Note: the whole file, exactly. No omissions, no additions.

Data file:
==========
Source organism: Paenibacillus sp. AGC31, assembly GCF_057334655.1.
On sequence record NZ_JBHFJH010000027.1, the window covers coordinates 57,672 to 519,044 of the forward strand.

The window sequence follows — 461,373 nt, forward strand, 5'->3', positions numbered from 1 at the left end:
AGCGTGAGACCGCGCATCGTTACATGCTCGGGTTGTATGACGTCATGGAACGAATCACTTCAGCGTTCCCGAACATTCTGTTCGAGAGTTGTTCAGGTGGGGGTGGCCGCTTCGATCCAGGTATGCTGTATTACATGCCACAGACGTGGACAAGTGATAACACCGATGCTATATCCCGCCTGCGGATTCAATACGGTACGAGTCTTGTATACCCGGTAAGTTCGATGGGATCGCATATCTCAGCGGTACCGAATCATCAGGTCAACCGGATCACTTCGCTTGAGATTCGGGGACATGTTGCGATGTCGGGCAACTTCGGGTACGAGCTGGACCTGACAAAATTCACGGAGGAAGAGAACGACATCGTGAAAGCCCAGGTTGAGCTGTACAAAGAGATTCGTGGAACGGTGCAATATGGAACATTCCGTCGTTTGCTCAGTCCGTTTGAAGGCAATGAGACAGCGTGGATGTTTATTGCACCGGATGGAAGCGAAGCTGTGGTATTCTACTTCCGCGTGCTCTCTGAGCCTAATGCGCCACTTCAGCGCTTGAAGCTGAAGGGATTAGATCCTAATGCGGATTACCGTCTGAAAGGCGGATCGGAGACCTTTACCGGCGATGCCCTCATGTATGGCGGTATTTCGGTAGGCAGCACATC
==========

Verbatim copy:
Source organism: Paenibacillus sp. AGC31, assembly GCF_057334655.1.
On sequence record NZ_JBHFJH010000027.1, the window covers coordinates 57,672 to 519,044 of the forward strand.

The window sequence follows — 461,373 nt, forward strand, 5'->3', positions numbered from 1 at the left end:
AGCGTGAGACCGCGCATCGTTACATGCTCGGGTTGTATGACGTCATGGAACGAATCACTTCAGCGTTCCCGAACATTCTGTTCGAGAGTTGTTCAGGTGGGGGTGGCCGCTTCGATCCAGGTATGCTGTATTACATGCCACAGACGTGGACAAGTGATAACACCGATGCTATATCCCGCCTGCGGATTCAATACGGTACGAGTCTTGTATACCCGGTAAGTTCGATGGGATCGCATATCTCAGCGGTACCGAATCATCAGGTCAACCGGATCACTTCGCTTGAGATTCGGGGACATGTTGCGATGTCGGGCAACTTCGGGTACGAGCTGGACCTGACAAAATTCACGGAGGAAGAGAACGACATCGTGAAAGCCCAGGTTGAGCTGTACAAAGAGATTCGTGGAACGGTGCAATATGGAACATTCCGTCGTTTGCTCAGTCCGTTTGAAGGCAATGAGACAGCGTGGATGTTTATTGCACCGGATGGAAGCGAAGCTGTGGTATTCTACTTCCGCGTGCTCTCTGAGCCTAATGCGCCACTTCAGCGCTTGAAGCTGAAGGGATTAGATCCTAATGCGGATTACCGTCTGAAAGGCGGATCGGAGACCTTTACCGGCGATGCCCTCATGTATGGCGGTATTTCGGTAGGCAGCACATC